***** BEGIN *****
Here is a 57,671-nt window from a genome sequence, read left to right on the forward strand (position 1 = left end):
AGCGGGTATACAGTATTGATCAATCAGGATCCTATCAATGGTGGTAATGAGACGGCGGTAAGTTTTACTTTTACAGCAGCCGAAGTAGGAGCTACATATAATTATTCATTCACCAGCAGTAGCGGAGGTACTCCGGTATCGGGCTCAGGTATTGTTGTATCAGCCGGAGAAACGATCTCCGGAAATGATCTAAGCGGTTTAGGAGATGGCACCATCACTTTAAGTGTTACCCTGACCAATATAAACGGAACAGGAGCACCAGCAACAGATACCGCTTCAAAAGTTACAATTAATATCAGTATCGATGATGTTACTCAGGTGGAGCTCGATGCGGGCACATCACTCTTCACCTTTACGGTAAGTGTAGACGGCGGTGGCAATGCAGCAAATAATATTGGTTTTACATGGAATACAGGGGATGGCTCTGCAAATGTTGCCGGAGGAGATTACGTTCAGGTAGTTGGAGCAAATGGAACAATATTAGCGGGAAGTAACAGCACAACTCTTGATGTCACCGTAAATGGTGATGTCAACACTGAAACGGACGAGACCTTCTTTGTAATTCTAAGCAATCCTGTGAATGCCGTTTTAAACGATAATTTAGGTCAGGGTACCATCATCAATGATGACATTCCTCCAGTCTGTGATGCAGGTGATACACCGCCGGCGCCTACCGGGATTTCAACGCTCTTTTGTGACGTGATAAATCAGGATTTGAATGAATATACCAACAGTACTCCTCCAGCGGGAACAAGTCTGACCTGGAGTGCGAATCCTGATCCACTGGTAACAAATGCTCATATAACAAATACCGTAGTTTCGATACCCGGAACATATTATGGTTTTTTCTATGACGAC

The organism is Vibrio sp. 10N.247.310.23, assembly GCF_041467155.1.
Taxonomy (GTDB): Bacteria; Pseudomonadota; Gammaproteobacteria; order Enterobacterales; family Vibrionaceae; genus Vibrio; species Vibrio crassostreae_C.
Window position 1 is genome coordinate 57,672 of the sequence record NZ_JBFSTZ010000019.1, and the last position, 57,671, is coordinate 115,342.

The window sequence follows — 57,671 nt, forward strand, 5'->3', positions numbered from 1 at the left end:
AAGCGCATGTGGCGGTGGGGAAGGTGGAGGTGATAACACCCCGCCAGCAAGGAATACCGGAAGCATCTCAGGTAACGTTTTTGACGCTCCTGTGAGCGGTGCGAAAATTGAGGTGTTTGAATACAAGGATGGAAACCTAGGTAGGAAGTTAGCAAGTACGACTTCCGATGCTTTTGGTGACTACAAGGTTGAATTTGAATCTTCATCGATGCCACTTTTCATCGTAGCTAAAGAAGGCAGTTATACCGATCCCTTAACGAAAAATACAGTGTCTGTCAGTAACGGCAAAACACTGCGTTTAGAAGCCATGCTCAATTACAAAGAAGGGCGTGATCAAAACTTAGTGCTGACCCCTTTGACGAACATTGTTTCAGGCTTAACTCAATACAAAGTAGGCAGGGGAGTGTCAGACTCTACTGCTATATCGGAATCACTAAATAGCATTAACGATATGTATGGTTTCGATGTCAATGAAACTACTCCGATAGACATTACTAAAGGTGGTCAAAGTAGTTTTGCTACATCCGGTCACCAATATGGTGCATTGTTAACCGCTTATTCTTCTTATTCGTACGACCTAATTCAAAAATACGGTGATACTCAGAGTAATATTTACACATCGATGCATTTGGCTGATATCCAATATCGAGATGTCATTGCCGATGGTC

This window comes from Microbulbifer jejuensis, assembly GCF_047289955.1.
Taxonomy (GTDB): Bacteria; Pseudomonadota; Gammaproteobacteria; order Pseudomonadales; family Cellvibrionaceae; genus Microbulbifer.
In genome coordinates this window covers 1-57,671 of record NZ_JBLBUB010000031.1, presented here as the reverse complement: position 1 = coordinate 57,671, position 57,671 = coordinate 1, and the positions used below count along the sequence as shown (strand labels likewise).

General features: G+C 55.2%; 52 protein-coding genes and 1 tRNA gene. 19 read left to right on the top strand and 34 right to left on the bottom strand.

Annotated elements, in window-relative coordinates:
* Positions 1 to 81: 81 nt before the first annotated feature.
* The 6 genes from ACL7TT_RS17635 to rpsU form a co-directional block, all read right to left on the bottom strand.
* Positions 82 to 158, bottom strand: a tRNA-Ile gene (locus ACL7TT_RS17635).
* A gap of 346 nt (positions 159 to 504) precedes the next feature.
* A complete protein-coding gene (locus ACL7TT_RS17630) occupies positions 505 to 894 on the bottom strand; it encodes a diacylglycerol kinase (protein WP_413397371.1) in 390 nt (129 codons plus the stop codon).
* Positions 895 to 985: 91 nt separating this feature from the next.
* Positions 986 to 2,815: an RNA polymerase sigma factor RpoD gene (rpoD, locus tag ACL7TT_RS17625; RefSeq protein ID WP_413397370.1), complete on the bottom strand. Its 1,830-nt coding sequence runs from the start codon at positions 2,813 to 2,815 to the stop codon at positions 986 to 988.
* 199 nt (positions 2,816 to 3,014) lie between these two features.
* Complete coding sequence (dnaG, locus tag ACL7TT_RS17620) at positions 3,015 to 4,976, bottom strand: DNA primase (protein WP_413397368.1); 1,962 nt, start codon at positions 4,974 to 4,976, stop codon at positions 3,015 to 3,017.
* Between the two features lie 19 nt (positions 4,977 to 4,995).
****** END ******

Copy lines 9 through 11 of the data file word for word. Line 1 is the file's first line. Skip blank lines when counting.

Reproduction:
Taxonomy (GTDB): Bacteria; Pseudomonadota; Gammaproteobacteria; order Pseudomonadales; family Cellvibrionaceae; genus Microbulbifer.
In genome coordinates this window covers 1-57,671 of record NZ_JBLBUB010000031.1, presented here as the reverse complement: position 1 = coordinate 57,671, position 57,671 = coordinate 1, and the positions used below count along the sequence as shown (strand labels likewise).

General features: G+C 55.2%; 52 protein-coding genes and 1 tRNA gene. 19 read left to right on the top strand and 34 right to left on the bottom strand.